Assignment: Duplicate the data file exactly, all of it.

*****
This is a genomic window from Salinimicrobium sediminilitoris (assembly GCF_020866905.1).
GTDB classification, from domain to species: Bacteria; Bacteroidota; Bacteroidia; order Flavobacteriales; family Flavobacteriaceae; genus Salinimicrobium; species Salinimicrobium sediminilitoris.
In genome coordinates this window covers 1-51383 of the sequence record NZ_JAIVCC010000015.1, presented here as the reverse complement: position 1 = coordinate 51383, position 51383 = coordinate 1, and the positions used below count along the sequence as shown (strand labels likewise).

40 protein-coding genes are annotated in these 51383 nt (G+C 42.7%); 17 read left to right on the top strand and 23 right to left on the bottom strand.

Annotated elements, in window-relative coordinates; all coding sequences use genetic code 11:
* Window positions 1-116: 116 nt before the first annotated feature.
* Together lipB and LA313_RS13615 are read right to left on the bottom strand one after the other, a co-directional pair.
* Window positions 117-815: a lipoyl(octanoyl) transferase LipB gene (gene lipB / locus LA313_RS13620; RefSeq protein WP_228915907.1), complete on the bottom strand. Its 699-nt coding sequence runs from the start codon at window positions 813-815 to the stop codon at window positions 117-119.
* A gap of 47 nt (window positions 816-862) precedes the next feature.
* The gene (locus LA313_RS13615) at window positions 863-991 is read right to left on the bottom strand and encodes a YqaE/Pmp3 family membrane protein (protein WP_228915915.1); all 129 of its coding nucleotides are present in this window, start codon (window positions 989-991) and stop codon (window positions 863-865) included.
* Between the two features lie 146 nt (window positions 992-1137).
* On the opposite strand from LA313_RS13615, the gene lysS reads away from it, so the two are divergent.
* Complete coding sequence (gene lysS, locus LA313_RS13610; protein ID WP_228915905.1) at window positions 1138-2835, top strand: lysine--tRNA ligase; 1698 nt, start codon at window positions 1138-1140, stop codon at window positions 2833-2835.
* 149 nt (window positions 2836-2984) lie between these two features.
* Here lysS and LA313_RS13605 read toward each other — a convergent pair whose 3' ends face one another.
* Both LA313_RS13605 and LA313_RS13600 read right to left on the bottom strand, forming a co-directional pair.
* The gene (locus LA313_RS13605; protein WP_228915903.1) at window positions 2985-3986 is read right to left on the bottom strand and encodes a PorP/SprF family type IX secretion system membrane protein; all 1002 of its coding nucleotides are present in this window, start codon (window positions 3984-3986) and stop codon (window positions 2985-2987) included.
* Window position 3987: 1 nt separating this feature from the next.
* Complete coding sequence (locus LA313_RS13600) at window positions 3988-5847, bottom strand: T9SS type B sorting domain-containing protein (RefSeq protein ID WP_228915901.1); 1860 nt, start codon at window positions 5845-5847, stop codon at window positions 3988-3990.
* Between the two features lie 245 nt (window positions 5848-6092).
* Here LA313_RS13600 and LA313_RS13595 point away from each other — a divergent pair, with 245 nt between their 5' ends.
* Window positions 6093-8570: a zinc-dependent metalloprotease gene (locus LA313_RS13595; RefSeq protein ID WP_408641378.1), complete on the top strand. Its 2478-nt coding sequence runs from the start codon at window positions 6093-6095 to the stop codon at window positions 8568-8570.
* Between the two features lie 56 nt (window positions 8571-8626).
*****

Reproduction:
This is a genomic window from Salinimicrobium sediminilitoris (assembly GCF_020866905.1).
GTDB classification, from domain to species: Bacteria; Bacteroidota; Bacteroidia; order Flavobacteriales; family Flavobacteriaceae; genus Salinimicrobium; species Salinimicrobium sediminilitoris.
In genome coordinates this window covers 1-51383 of the sequence record NZ_JAIVCC010000015.1, presented here as the reverse complement: position 1 = coordinate 51383, position 51383 = coordinate 1, and the positions used below count along the sequence as shown (strand labels likewise).

40 protein-coding genes are annotated in these 51383 nt (G+C 42.7%); 17 read left to right on the top strand and 23 right to left on the bottom strand.

Annotated elements, in window-relative coordinates; all coding sequences use genetic code 11:
* Window positions 1-116: 116 nt before the first annotated feature.
* Together lipB and LA313_RS13615 are read right to left on the bottom strand one after the other, a co-directional pair.
* Window positions 117-815: a lipoyl(octanoyl) transferase LipB gene (gene lipB / locus LA313_RS13620; RefSeq protein WP_228915907.1), complete on the bottom strand. Its 699-nt coding sequence runs from the start codon at window positions 813-815 to the stop codon at window positions 117-119.
* A gap of 47 nt (window positions 816-862) precedes the next feature.
* The gene (locus LA313_RS13615) at window positions 863-991 is read right to left on the bottom strand and encodes a YqaE/Pmp3 family membrane protein (protein WP_228915915.1); all 129 of its coding nucleotides are present in this window, start codon (window positions 989-991) and stop codon (window positions 863-865) included.
* Between the two features lie 146 nt (window positions 992-1137).
* On the opposite strand from LA313_RS13615, the gene lysS reads away from it, so the two are divergent.
* Complete coding sequence (gene lysS, locus LA313_RS13610; protein ID WP_228915905.1) at window positions 1138-2835, top strand: lysine--tRNA ligase; 1698 nt, start codon at window positions 1138-1140, stop codon at window positions 2833-2835.
* 149 nt (window positions 2836-2984) lie between these two features.
* Here lysS and LA313_RS13605 read toward each other — a convergent pair whose 3' ends face one another.
* Both LA313_RS13605 and LA313_RS13600 read right to left on the bottom strand, forming a co-directional pair.
* The gene (locus LA313_RS13605; protein WP_228915903.1) at window positions 2985-3986 is read right to left on the bottom strand and encodes a PorP/SprF family type IX secretion system membrane protein; all 1002 of its coding nucleotides are present in this window, start codon (window positions 3984-3986) and stop codon (window positions 2985-2987) included.
* Window position 3987: 1 nt separating this feature from the next.
* Complete coding sequence (locus LA313_RS13600) at window positions 3988-5847, bottom strand: T9SS type B sorting domain-containing protein (RefSeq protein ID WP_228915901.1); 1860 nt, start codon at window positions 5845-5847, stop codon at window positions 3988-3990.
* Between the two features lie 245 nt (window positions 5848-6092).
* Here LA313_RS13600 and LA313_RS13595 point away from each other — a divergent pair, with 245 nt between their 5' ends.
* Window positions 6093-8570: a zinc-dependent metalloprotease gene (locus LA313_RS13595; RefSeq protein ID WP_408641378.1), complete on the top strand. Its 2478-nt coding sequence runs from the start codon at window positions 6093-6095 to the stop codon at window positions 8568-8570.
* Between the two features lie 56 nt (window positions 8571-8626).